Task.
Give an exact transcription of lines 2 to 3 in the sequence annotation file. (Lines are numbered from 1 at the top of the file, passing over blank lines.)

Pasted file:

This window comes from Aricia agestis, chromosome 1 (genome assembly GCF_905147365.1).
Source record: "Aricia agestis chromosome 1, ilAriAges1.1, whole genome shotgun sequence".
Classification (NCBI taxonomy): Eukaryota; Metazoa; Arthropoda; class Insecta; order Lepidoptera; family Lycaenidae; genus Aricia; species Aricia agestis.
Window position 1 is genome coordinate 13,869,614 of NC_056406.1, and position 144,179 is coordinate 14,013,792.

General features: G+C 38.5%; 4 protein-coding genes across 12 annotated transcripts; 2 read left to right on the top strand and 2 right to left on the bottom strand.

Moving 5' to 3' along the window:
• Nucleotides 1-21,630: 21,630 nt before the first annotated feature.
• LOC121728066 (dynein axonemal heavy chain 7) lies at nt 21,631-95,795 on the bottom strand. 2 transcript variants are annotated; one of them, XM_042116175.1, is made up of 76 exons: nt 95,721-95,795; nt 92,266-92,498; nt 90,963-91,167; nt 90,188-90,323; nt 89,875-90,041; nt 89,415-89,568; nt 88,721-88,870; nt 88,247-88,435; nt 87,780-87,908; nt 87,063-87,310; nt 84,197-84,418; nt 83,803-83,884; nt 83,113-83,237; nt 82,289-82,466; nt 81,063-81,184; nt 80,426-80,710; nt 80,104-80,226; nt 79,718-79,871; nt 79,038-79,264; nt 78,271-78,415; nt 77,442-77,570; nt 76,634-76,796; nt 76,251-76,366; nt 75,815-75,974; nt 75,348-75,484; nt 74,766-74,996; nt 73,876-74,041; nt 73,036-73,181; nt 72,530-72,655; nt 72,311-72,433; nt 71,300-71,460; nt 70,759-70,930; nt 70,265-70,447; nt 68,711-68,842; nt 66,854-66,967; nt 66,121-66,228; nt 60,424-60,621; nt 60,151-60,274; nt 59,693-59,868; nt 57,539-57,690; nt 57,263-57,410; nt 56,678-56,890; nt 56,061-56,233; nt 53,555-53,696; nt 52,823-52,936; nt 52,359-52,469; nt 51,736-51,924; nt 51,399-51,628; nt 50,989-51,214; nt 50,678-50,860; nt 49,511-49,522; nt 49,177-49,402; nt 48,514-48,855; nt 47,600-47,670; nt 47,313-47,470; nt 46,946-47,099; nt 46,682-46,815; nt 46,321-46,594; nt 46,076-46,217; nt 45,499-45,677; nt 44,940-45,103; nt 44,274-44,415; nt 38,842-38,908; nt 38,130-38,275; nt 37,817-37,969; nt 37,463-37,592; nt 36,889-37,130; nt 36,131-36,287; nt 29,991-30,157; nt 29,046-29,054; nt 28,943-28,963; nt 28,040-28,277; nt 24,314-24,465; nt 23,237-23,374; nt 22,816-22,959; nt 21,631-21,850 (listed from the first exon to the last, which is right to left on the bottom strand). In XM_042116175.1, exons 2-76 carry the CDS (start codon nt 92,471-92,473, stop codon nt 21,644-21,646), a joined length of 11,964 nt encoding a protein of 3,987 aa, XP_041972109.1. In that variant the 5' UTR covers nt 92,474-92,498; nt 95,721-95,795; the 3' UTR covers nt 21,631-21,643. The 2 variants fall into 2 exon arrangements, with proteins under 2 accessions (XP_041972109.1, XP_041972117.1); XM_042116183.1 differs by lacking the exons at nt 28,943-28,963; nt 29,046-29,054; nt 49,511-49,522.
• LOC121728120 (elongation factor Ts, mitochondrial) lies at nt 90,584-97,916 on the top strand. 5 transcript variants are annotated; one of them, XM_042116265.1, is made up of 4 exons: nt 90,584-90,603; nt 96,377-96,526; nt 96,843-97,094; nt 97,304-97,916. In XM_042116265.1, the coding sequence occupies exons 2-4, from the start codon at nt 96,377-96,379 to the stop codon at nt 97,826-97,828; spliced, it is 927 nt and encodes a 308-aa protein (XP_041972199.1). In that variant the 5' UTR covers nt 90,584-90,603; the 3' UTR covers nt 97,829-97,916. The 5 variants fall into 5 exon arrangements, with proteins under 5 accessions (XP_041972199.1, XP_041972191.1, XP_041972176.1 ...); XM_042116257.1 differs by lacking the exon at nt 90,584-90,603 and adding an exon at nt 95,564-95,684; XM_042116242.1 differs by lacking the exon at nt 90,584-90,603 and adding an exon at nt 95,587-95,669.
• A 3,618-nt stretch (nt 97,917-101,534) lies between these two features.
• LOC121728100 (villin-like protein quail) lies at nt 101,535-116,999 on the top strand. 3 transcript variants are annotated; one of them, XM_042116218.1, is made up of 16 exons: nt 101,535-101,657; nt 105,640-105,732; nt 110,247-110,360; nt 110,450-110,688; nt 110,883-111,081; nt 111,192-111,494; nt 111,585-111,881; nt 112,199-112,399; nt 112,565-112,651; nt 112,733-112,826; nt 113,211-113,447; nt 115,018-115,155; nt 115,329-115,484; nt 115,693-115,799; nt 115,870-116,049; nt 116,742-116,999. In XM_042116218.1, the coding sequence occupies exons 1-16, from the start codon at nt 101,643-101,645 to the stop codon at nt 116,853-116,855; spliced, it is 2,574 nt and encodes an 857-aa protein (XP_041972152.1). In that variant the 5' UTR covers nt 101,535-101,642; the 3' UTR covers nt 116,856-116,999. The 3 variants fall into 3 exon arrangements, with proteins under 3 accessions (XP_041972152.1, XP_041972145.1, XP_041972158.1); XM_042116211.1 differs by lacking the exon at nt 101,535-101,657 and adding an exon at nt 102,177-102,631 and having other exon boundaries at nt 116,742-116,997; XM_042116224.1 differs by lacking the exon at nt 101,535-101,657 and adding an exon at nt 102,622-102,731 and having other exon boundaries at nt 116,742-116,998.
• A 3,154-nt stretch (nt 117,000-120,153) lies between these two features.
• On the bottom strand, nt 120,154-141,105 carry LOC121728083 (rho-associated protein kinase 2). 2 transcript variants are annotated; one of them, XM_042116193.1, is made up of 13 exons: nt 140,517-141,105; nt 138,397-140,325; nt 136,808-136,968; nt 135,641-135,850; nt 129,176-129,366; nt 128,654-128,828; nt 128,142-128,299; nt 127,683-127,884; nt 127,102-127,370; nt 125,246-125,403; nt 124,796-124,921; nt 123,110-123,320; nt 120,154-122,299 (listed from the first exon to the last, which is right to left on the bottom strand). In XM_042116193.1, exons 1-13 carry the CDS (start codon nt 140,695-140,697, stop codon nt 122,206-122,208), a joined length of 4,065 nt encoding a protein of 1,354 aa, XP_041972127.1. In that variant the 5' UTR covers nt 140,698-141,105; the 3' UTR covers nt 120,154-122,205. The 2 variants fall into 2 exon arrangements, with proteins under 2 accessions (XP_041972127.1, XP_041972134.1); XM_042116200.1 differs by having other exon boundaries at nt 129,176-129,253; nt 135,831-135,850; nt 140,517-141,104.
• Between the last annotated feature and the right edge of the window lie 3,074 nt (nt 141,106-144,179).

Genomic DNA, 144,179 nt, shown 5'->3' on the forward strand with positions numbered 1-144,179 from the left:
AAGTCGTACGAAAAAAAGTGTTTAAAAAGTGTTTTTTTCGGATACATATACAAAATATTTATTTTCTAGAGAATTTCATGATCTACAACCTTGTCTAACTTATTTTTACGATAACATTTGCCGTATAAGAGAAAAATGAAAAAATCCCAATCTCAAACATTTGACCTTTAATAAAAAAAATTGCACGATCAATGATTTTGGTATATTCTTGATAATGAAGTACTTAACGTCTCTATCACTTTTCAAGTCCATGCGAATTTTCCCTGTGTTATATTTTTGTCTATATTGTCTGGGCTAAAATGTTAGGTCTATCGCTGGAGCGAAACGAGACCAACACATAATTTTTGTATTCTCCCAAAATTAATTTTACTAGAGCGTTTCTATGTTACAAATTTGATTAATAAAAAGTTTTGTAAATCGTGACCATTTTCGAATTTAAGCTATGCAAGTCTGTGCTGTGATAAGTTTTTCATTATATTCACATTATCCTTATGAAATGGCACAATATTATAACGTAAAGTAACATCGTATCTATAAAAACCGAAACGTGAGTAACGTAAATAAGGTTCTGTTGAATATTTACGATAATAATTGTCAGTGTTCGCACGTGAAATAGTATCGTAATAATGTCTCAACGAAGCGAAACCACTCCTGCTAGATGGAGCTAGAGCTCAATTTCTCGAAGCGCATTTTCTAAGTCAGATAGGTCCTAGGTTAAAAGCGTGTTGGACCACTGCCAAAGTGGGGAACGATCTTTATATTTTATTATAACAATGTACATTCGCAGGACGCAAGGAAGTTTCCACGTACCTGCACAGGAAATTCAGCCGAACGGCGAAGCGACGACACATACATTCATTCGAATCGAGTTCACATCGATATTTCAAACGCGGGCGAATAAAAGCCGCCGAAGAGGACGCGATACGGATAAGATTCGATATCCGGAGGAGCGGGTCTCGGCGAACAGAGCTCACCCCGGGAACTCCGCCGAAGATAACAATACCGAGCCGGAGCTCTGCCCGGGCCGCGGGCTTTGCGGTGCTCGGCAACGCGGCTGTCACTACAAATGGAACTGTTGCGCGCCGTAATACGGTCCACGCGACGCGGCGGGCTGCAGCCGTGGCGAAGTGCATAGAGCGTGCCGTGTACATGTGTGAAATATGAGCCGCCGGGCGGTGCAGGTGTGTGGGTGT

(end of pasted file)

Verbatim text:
Source record: "Aricia agestis chromosome 1, ilAriAges1.1, whole genome shotgun sequence".
Classification (NCBI taxonomy): Eukaryota; Metazoa; Arthropoda; class Insecta; order Lepidoptera; family Lycaenidae; genus Aricia; species Aricia agestis.